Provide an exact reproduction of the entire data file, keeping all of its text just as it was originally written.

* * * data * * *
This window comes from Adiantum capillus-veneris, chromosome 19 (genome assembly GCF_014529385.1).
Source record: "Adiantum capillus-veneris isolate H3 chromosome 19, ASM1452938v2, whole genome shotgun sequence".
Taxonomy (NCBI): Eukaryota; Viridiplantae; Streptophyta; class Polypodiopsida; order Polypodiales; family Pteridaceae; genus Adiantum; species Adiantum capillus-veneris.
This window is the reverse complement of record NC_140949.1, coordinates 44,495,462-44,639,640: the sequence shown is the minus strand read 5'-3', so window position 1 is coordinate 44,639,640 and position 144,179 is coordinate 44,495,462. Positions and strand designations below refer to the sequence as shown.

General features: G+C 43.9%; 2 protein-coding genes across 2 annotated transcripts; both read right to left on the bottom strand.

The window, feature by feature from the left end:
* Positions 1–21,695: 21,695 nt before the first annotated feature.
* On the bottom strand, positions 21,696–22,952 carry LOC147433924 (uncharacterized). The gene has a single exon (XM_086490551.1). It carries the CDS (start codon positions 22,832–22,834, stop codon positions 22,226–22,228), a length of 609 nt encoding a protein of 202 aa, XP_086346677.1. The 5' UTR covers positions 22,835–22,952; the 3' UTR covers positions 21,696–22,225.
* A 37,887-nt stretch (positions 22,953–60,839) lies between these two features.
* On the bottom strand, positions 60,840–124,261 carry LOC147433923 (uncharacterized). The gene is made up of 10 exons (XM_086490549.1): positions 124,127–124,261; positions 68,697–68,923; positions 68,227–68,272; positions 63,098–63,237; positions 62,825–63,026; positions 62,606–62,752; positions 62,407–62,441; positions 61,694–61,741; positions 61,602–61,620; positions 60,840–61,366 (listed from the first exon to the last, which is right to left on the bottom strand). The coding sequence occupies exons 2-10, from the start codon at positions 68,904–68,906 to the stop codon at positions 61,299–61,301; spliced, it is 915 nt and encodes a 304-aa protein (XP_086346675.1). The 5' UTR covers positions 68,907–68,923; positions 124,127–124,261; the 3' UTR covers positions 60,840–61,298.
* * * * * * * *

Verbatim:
This window comes from Adiantum capillus-veneris, chromosome 19 (genome assembly GCF_014529385.1).
Source record: "Adiantum capillus-veneris isolate H3 chromosome 19, ASM1452938v2, whole genome shotgun sequence".
Taxonomy (NCBI): Eukaryota; Viridiplantae; Streptophyta; class Polypodiopsida; order Polypodiales; family Pteridaceae; genus Adiantum; species Adiantum capillus-veneris.
This window is the reverse complement of record NC_140949.1, coordinates 44,495,462-44,639,640: the sequence shown is the minus strand read 5'-3', so window position 1 is coordinate 44,639,640 and position 144,179 is coordinate 44,495,462. Positions and strand designations below refer to the sequence as shown.

General features: G+C 43.9%; 2 protein-coding genes across 2 annotated transcripts; both read right to left on the bottom strand.

The window, feature by feature from the left end:
* Positions 1–21,695: 21,695 nt before the first annotated feature.
* On the bottom strand, positions 21,696–22,952 carry LOC147433924 (uncharacterized). The gene has a single exon (XM_086490551.1). It carries the CDS (start codon positions 22,832–22,834, stop codon positions 22,226–22,228), a length of 609 nt encoding a protein of 202 aa, XP_086346677.1. The 5' UTR covers positions 22,835–22,952; the 3' UTR covers positions 21,696–22,225.
* A 37,887-nt stretch (positions 22,953–60,839) lies between these two features.
* On the bottom strand, positions 60,840–124,261 carry LOC147433923 (uncharacterized). The gene is made up of 10 exons (XM_086490549.1): positions 124,127–124,261; positions 68,697–68,923; positions 68,227–68,272; positions 63,098–63,237; positions 62,825–63,026; positions 62,606–62,752; positions 62,407–62,441; positions 61,694–61,741; positions 61,602–61,620; positions 60,840–61,366 (listed from the first exon to the last, which is right to left on the bottom strand). The coding sequence occupies exons 2-10, from the start codon at positions 68,904–68,906 to the stop codon at positions 61,299–61,301; spliced, it is 915 nt and encodes a 304-aa protein (XP_086346675.1). The 5' UTR covers positions 68,907–68,923; positions 124,127–124,261; the 3' UTR covers positions 60,840–61,298.